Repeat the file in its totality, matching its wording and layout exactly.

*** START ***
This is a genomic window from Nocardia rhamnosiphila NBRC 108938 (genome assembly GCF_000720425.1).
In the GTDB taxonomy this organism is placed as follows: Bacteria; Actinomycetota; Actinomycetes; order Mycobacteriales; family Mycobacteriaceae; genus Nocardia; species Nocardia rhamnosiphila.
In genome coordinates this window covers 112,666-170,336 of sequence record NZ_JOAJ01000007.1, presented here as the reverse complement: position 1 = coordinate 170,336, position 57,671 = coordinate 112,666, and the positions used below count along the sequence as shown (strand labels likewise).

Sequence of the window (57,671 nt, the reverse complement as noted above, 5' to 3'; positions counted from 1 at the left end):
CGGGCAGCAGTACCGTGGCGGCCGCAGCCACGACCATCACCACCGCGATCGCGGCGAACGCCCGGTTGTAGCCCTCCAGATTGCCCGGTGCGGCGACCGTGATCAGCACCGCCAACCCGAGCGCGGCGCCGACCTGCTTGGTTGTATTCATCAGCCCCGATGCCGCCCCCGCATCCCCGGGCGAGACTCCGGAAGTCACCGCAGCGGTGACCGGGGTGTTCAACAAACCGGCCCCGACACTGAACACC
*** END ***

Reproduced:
This is a genomic window from Nocardia rhamnosiphila NBRC 108938 (genome assembly GCF_000720425.1).
In the GTDB taxonomy this organism is placed as follows: Bacteria; Actinomycetota; Actinomycetes; order Mycobacteriales; family Mycobacteriaceae; genus Nocardia; species Nocardia rhamnosiphila.
In genome coordinates this window covers 112,666-170,336 of sequence record NZ_JOAJ01000007.1, presented here as the reverse complement: position 1 = coordinate 170,336, position 57,671 = coordinate 112,666, and the positions used below count along the sequence as shown (strand labels likewise).

Sequence of the window (57,671 nt, the reverse complement as noted above, 5' to 3'; positions counted from 1 at the left end):
CGGGCAGCAGTACCGTGGCGGCCGCAGCCACGACCATCACCACCGCGATCGCGGCGAACGCCCGGTTGTAGCCCTCCAGATTGCCCGGTGCGGCGACCGTGATCAGCACCGCCAACCCGAGCGCGGCGCCGACCTGCTTGGTTGTATTCATCAGCCCCGATGCCGCCCCCGCATCCCCGGGCGAGACTCCGGAAGTCACCGCAGCGGTGACCGGGGTGTTCAACAAACCGGCCCCGACACTGAACACC